A nyone wondering what has happened to this Power Pointed preacher may be surprised to know that he has moved lock, stock and - yes - barrels to California. To be precise , Sonoma, the historic home of California and its wine industry. So why has such an ambitious man left the German power base to go to its far-flung US outpost? Two words: Golden Kaan.
About four years ago Kopp established a joint venture with South African drinks giant KWV, out of which came the Golden Kaan branded wines. The likelihood is that both companies had been watching the likes of Constellation, E&J Gallo, Foster's and Pernod Ricard forging ahead with brands such as Hardy's, Sierra Valley, Wolf Blass and Jacob's Creek, and realised they had to do something to keep up with these burgeoning global brands.
Kopp may look like a high school graduate but he has a shrewd business brain, evidenced by a degree in business administration with majors in marketing and retail management.
So, Golden Kaan hit the ground running and has gone from zero to 1 million cases in four years. It now sells in more than 30 countries, including Japan, Vietnam, South Africa, Tanzania, Canada, Russia, Poland, Switzerland and Ireland.
While Kaan has listings in the US with Trader Joe's, Publix, Target, Beverages & More !, Whole Foods and the Fresh Market that represent 10 per cent of total sales, the fact is the South African sector in the States is small.
"It has been a task to get South African wines going," says Kopp. "In the past all efforts were too diluted. About 200-plus estates each trying to sell wine. Despite overall growth of 40 per cent a year for the past three, we are way below 2 million cases.
"Some of this hassle is because there were no major efforts by brands to show up in front of consumers in floor placements. The Americans would love to go for South African wines, but could not find them."
The irony is that American drinks giant Constellation now owns South Africa's historical leading brand, Kumala. While original owner Western Wines did an excellent job in creating and building the brand, it did not have the financial muscle to make it global (Vincor, which bought Western, did not have the brand long enough to make a difference before being acquired itself by Constellation). Nevertheless, there is a suspicion Kumala will not regain the focus it had and if it does not show up in the figures, the corporate bean-counters at Constellation will pull any significant support in what has been an under -performing category.
For Kopp, Racke and KWV this is a huge opportunity. Did he agonise over the move? "Not a second too long of a thought. It is a fantastic opportunity. I studied business administration in the late 1980s and 90s and stayed in New York for a semester - I got the bug and wanted to work at some time in the US: it has different work ethics and California is in such a good mood."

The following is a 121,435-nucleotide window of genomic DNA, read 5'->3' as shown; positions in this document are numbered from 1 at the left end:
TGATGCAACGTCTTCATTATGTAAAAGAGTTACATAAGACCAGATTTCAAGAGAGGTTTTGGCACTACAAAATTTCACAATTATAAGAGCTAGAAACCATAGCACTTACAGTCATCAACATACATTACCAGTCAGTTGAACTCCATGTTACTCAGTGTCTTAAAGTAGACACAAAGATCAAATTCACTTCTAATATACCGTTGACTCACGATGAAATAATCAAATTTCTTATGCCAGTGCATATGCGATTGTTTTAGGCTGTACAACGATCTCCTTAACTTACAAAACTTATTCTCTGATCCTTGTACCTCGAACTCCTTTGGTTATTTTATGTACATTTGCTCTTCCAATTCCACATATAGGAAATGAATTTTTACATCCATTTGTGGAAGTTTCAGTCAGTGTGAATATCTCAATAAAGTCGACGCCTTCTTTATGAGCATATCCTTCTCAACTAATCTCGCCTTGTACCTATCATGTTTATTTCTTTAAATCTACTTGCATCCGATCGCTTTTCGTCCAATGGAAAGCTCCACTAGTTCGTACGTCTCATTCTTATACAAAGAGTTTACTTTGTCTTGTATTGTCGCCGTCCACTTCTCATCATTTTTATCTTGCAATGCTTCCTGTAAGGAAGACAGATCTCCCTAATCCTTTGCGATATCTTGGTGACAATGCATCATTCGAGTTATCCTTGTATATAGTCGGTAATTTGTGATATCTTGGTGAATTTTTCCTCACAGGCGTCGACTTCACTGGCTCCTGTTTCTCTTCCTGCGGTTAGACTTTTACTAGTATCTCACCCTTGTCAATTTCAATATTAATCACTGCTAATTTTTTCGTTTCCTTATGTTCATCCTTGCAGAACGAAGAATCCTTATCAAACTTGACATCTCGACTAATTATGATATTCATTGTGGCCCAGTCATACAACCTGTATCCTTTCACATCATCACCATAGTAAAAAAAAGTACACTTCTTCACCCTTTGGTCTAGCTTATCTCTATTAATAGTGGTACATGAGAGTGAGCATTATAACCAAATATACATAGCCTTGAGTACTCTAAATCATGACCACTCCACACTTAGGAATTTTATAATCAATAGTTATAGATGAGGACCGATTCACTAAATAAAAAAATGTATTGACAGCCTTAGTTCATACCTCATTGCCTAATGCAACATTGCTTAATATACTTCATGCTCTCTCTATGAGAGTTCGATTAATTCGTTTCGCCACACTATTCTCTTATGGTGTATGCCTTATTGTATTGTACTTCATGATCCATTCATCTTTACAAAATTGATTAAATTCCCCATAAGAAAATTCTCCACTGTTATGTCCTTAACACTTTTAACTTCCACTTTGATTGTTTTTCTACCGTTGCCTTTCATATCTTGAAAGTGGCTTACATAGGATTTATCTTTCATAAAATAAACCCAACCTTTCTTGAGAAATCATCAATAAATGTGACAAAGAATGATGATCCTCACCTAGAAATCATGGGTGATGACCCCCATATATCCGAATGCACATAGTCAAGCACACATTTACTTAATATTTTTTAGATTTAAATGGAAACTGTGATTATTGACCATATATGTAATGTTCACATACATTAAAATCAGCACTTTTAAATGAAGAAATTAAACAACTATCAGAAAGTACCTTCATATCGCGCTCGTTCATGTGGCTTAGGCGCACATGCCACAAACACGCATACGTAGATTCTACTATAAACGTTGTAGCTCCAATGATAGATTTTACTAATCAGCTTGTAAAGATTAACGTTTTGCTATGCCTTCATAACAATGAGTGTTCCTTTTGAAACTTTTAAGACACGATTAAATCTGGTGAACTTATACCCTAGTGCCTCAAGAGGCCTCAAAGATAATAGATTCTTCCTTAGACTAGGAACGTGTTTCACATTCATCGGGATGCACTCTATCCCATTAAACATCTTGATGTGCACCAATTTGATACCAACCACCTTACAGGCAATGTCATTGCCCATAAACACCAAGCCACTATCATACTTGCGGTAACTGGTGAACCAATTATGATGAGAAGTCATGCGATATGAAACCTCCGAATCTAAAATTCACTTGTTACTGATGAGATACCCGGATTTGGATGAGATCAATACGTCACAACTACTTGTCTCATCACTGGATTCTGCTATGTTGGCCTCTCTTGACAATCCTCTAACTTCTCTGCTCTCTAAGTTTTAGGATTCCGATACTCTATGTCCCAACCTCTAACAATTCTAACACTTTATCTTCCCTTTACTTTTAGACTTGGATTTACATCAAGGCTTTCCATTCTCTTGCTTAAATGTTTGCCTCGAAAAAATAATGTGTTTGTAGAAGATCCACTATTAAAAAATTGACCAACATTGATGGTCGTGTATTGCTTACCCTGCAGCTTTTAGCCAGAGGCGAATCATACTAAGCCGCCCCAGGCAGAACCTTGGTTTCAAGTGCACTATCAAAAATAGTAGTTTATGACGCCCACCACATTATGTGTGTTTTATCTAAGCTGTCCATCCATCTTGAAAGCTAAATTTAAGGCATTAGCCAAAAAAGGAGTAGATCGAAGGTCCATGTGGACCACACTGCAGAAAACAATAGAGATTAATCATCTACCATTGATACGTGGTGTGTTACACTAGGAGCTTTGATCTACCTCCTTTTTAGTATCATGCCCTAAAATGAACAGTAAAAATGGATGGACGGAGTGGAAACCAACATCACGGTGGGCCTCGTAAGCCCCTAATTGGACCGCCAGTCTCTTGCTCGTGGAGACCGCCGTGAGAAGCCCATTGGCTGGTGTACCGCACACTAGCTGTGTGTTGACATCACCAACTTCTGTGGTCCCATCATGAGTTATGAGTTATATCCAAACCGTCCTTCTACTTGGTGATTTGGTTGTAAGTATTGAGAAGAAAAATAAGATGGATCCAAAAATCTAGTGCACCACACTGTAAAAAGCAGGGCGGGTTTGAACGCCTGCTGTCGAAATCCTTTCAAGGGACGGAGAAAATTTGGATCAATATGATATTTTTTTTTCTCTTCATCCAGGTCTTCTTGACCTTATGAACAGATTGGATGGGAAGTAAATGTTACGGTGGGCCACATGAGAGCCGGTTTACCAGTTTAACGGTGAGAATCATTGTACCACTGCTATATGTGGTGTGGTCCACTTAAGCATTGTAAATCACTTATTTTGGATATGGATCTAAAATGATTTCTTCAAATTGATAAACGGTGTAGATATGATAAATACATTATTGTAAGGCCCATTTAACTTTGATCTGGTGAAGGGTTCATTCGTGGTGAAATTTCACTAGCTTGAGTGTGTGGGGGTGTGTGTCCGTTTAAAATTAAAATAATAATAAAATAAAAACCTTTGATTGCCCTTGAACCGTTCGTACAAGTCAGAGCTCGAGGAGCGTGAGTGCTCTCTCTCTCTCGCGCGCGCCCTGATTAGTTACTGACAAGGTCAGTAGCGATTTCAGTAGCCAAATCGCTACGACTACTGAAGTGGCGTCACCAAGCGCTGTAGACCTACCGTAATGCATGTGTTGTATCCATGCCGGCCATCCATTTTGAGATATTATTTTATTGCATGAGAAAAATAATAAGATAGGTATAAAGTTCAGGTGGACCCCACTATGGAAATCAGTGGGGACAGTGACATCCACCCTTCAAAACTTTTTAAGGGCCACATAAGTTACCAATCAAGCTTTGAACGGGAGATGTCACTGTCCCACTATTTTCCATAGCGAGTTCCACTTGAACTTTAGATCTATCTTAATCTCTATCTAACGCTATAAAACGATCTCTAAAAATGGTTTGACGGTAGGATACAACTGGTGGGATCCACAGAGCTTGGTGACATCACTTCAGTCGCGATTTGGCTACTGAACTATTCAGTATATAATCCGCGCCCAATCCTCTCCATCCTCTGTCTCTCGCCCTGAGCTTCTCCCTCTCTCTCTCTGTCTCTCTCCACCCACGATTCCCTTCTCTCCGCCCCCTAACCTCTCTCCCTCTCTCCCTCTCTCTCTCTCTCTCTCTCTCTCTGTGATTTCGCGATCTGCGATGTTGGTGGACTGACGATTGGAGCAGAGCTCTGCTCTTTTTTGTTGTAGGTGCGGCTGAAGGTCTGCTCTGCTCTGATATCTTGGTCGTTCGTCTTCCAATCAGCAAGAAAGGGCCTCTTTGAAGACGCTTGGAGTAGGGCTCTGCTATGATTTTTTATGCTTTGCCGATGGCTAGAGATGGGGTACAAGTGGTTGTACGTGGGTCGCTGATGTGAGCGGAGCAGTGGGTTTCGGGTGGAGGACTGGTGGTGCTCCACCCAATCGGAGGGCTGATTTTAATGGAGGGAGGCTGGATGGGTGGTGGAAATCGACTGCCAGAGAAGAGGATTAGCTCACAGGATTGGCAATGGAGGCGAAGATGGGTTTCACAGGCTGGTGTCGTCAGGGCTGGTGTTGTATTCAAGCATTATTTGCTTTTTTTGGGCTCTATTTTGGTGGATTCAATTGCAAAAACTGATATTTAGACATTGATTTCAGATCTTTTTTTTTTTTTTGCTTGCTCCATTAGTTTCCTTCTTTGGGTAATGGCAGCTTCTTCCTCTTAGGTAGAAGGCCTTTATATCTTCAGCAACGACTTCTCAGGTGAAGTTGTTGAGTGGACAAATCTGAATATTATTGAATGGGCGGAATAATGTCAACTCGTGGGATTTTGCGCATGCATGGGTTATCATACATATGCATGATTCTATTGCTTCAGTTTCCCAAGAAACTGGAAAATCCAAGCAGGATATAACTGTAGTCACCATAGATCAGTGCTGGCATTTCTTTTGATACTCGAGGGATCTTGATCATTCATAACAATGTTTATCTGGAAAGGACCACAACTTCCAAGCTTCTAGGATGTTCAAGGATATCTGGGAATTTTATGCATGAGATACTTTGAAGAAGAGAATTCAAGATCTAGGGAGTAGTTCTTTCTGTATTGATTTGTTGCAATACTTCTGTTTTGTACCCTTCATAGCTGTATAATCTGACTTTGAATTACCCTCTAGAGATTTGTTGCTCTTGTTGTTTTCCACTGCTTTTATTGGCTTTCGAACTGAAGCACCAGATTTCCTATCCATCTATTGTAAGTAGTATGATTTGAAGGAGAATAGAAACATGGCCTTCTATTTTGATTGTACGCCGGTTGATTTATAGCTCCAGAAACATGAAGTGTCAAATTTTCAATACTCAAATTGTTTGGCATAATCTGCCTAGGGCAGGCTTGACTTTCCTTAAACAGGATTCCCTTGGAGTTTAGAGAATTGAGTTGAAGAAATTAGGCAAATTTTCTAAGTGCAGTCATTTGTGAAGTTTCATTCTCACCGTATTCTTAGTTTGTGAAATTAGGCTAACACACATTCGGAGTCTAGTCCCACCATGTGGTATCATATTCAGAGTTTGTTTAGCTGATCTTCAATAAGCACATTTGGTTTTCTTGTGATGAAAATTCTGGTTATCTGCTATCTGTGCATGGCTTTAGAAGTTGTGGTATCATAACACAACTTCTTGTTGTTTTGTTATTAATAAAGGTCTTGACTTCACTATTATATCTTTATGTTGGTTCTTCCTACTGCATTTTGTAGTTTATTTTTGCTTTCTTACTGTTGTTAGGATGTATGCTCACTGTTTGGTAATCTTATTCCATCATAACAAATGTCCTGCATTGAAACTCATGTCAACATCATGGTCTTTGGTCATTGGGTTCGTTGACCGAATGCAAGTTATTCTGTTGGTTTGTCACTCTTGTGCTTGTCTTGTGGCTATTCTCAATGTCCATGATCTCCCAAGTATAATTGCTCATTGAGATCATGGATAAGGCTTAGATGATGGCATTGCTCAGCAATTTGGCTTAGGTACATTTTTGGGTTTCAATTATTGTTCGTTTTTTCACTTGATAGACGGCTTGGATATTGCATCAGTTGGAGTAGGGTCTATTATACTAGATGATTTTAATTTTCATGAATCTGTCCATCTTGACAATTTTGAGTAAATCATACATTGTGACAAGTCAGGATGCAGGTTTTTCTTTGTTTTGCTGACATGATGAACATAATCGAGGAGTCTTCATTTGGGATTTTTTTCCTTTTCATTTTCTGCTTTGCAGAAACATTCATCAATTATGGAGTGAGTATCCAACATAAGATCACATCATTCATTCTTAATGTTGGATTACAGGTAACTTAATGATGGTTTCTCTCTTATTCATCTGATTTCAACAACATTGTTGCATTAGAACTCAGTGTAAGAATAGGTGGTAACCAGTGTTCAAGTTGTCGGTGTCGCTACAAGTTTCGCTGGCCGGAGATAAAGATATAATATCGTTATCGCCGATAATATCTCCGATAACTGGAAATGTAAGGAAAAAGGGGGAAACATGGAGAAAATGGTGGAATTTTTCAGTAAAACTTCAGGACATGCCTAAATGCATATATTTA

Racke owns the Donum Estate, an ultra premium Pinot Noir-focused producer, and has 81ha of the rolling hills of Carneros, which straddles the southern part of both Napa and Sonoma valleys. An idyllic, indeed inspiring setting for Kopp's attack on the US market.
"We are making real inroads - the best selling SA wine in Virginia and in-store, where promoted, is outselling even well known Australian brands."
E&J Gallo entering the South Africa category with its own Sebeka brand does not faze the perennially-optimistic Kopp. "I clap my hands, applauding Gallo's efforts. They will slam it in with their 1,000-plus sales people and that will draw even more attention to SA from the buyers."
Kopp is concerned about the growth of lesser "critter" brands which, he believes, feed off the major br ands but just clutter the drinks fixture, plus the increasing number of wines with weird and w acky labels that are meant to appeal to the up-and-coming Millennial Generation .
What does he miss from back home? "A bit of the European reliability in business where a deal is a deal. You have occasions in the US where partners tend to forget ..."
And what does he like about the States? "The more spontaneous activity-driven pace: 'Let's get things done.' The positive mood overall and the co-operation: win-win deals. In Europe there is more of: 'How can I cut my opposition's fingers off and get a better deal?' In the US, it is: ' How can we both get some bucks out of the business?'"
Kopp is a boy racer and a ski nut. The States must be heaven for him. "You've got me trapped. I love cars and driving. I enjoy sport driving and I also want the ability to drive and cruise California's back roads and ski areas. And I need to load up the family [wife, three children - six, 16 and 22 - plus a Belgian shepherd dog]. I ended up with what they call a 'crossover' - a mix of sports car and SUV - the Nissan Infiniti. A great car and a homage to my love of Japan.
"A nd I am a ski maniac. It is all about getting ready on a Friday night, cruise to Lake Tahoe and ski the stress out of my body at Squaw Valley."
So Kopp seems to have it made. A country just about big enough for him to pursue his quest of making Golden Kaan a truly global brand, while on his doorstep he has a playground to satisfy his personal interests. Sounds like he has got his life perfectly in balance. A bit like the wines.----=== Marian Kopp CV === l 2006 to date: Deputy chief executive , Racke Group (2006 turnover e140 million ; sales, 4.2 million cases)
l March 2004 to date: President Golden Kaan , the holding company of the Racke and KWV joint venture
l 2002 to date: Member of the executive board of directors, responsible for the international business and PR/ communications
l 1999: Managing director Racke International
l Previously assistant to the executive board of directors; head of customer service organisation and trade marketing; director, sales and key account management